In the United States, before any construction project begins—especially large, infrastructure-scale projects such as those funded by the recently passed $1.2 trillion Infrastructure Investment and Jobs Act—developers must complete several state and federal environmental impact assessments.
These government-mandated assessments provide critical data about the natural environment that surrounds a project. Civil engineering and construction firms leverage this data to develop resilient assets that mitigate disturbances to the natural environment and avoid costly future complications caused by ecological conditions.
To help environmental scientists efficiently collect accurate preconstruction data, Ecobot—an Esri partner that recently graduated from the Esri Startup program—developed a platform for completing these assessments. It works seamlessly with ArcGIS Field Maps and ArcGIS Pro.
One area of focus for Ecobot is helping developers determine the locations of wetlands. When completing preconstruction environmental impact assessments, natural resources consultants must submit the findings of wetland delineations to federal regulators. The results of their findings influence how that land can be developed.
The Ecobot platform, which consists of a mobile app and a desktop app, mirrors industry-standard procedures for this kind of data collection. It automates the calculations used to determine the presence of wetlands and populates government regulatory forms for submission. It also makes the geospatial data available to export directly to ArcGIS Pro.
When consultants at Environmental Science and Engineering (ESE) Partners were contracted to delineate wetlands on a proposed 3,000-acre solar farm in Texas, the company had just two weeks—instead of the several months it would normally take—to complete the project. With only two wetland scientists available at the time, ESE Partners employed the Ecobot app alongside ArcGIS technology to expeditiously find and record hundreds of isolated wetlands and other water elements.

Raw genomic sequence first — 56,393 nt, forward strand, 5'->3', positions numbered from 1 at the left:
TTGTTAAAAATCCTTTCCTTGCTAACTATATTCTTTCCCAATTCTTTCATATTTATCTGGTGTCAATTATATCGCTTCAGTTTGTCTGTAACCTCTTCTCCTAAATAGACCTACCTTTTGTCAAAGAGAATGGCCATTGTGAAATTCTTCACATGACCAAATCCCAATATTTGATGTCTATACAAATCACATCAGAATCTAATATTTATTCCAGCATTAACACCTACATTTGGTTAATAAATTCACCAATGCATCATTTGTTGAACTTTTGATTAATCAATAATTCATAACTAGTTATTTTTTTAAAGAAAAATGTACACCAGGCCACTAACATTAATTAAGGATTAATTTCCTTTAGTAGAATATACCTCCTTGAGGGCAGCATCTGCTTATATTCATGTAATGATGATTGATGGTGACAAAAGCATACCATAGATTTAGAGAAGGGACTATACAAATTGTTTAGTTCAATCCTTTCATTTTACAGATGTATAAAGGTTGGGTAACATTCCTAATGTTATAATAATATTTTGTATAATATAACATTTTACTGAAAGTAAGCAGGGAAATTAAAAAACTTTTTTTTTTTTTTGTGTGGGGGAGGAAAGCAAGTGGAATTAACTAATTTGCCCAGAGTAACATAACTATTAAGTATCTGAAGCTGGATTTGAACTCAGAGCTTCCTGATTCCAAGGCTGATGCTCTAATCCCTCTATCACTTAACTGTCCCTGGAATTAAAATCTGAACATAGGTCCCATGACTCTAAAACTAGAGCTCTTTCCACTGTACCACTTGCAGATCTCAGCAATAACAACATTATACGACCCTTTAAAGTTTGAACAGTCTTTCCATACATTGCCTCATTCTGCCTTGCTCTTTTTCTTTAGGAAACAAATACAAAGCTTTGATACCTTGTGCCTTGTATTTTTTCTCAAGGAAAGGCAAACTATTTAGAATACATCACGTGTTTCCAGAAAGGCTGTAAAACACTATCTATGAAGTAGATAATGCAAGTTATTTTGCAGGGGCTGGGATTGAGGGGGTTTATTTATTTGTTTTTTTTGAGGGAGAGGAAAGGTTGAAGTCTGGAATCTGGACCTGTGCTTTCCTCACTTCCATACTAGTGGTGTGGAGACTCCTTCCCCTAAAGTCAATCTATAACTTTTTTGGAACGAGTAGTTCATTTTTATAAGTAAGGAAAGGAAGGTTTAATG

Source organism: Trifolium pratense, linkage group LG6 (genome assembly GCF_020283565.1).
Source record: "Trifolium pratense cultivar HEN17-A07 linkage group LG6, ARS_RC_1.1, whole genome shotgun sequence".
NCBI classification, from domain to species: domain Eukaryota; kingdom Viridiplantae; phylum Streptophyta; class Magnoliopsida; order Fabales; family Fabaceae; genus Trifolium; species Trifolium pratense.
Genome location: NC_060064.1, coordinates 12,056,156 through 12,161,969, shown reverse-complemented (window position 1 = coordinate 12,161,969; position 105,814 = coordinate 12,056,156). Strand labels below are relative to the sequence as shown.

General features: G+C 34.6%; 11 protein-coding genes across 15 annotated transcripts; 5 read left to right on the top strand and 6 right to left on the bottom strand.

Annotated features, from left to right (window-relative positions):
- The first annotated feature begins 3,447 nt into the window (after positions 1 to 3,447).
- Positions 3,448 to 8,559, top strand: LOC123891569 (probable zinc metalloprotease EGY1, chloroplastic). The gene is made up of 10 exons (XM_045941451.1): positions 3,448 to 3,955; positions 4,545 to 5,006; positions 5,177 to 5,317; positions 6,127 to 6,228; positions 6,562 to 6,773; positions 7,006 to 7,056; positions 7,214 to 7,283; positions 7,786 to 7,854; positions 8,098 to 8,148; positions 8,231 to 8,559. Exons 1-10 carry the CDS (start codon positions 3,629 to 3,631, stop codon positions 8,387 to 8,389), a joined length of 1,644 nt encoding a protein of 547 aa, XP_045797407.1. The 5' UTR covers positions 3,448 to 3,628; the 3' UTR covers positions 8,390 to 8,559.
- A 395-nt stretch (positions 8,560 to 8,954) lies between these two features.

To determine whether an area contains wetlands, environmental consultants collect soil, vegetation, and hydrology data at various points around the site. Prior to the availability of mobile technology like Ecobot and Field Maps, this process required consultants to print out an aerial image of the site and bring that with them so they could approximate their locations while manually collecting data. After that, a professional surveyor would come in to record the data point locations at a higher level of accuracy. This step added at least a day to the project timeline and could cost tens of thousands of additional dollars, depending on the size of the project.
Jeremy Schewe, chief scientist and cofounder of Ecobot, used to work this way. In his nearly two decades of experience doing field research, it typically took him two days to assess a 90-acre plot of land, and then an extra day for the surveying work to be completed. And none of that includes the precursory research and data compilation that had to be done, nor does it include the time it took to transfer the data to government forms and perform quality assurance.